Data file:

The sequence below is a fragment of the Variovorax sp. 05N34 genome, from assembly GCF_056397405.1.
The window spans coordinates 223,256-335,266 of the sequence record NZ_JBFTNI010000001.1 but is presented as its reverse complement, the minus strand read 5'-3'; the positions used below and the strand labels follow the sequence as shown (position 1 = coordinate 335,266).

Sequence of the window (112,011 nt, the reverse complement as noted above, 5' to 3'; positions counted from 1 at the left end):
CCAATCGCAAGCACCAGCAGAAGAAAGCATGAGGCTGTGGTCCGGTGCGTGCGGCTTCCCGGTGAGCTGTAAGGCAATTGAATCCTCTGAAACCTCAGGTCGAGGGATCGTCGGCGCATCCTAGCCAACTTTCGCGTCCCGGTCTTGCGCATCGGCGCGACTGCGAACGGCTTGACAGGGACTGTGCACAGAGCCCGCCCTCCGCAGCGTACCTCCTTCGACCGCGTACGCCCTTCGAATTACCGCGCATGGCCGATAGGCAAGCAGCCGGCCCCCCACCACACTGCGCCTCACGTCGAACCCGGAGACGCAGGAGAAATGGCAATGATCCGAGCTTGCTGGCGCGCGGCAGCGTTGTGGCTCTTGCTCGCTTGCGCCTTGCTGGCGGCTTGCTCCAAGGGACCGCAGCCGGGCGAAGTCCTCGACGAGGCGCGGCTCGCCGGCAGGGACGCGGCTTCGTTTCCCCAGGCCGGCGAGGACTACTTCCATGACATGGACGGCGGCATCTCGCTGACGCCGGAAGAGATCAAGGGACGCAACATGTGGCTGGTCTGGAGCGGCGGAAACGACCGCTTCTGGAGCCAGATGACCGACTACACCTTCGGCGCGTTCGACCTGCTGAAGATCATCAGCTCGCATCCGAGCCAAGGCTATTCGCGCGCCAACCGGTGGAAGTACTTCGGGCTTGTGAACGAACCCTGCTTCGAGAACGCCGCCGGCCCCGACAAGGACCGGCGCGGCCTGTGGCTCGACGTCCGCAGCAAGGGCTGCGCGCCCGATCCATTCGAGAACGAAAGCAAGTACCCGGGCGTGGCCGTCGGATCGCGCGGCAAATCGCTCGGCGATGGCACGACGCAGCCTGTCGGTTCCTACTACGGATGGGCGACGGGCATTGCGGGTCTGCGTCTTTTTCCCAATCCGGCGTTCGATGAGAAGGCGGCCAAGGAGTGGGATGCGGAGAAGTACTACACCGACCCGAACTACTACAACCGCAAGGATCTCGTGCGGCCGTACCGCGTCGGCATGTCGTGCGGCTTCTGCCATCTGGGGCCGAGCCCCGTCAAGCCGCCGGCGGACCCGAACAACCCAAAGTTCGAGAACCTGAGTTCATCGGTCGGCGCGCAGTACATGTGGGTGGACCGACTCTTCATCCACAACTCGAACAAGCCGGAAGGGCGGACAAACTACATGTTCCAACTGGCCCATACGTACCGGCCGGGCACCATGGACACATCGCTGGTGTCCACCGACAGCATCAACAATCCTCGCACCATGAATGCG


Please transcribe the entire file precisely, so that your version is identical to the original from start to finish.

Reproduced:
The sequence below is a fragment of the Variovorax sp. 05N34 genome, from assembly GCF_056397405.1.
The window spans coordinates 223,256-335,266 of the sequence record NZ_JBFTNI010000001.1 but is presented as its reverse complement, the minus strand read 5'-3'; the positions used below and the strand labels follow the sequence as shown (position 1 = coordinate 335,266).

Sequence of the window (112,011 nt, the reverse complement as noted above, 5' to 3'; positions counted from 1 at the left end):
CCAATCGCAAGCACCAGCAGAAGAAAGCATGAGGCTGTGGTCCGGTGCGTGCGGCTTCCCGGTGAGCTGTAAGGCAATTGAATCCTCTGAAACCTCAGGTCGAGGGATCGTCGGCGCATCCTAGCCAACTTTCGCGTCCCGGTCTTGCGCATCGGCGCGACTGCGAACGGCTTGACAGGGACTGTGCACAGAGCCCGCCCTCCGCAGCGTACCTCCTTCGACCGCGTACGCCCTTCGAATTACCGCGCATGGCCGATAGGCAAGCAGCCGGCCCCCCACCACACTGCGCCTCACGTCGAACCCGGAGACGCAGGAGAAATGGCAATGATCCGAGCTTGCTGGCGCGCGGCAGCGTTGTGGCTCTTGCTCGCTTGCGCCTTGCTGGCGGCTTGCTCCAAGGGACCGCAGCCGGGCGAAGTCCTCGACGAGGCGCGGCTCGCCGGCAGGGACGCGGCTTCGTTTCCCCAGGCCGGCGAGGACTACTTCCATGACATGGACGGCGGCATCTCGCTGACGCCGGAAGAGATCAAGGGACGCAACATGTGGCTGGTCTGGAGCGGCGGAAACGACCGCTTCTGGAGCCAGATGACCGACTACACCTTCGGCGCGTTCGACCTGCTGAAGATCATCAGCTCGCATCCGAGCCAAGGCTATTCGCGCGCCAACCGGTGGAAGTACTTCGGGCTTGTGAACGAACCCTGCTTCGAGAACGCCGCCGGCCCCGACAAGGACCGGCGCGGCCTGTGGCTCGACGTCCGCAGCAAGGGCTGCGCGCCCGATCCATTCGAGAACGAAAGCAAGTACCCGGGCGTGGCCGTCGGATCGCGCGGCAAATCGCTCGGCGATGGCACGACGCAGCCTGTCGGTTCCTACTACGGATGGGCGACGGGCATTGCGGGTCTGCGTCTTTTTCCCAATCCGGCGTTCGATGAGAAGGCGGCCAAGGAGTGGGATGCGGAGAAGTACTACACCGACCCGAACTACTACAACCGCAAGGATCTCGTGCGGCCGTACCGCGTCGGCATGTCGTGCGGCTTCTGCCATCTGGGGCCGAGCCCCGTCAAGCCGCCGGCGGACCCGAACAACCCAAAGTTCGAGAACCTGAGTTCATCGGTCGGCGCGCAGTACATGTGGGTGGACCGACTCTTCATCCACAACTCGAACAAGCCGGAAGGGCGGACAAACTACATGTTCCAACTGGCCCATACGTACCGGCCGGGCACCATGGACACATCGCTGGTGTCCACCGACAGCATCAACAATCCTCGCACCATGAATGCG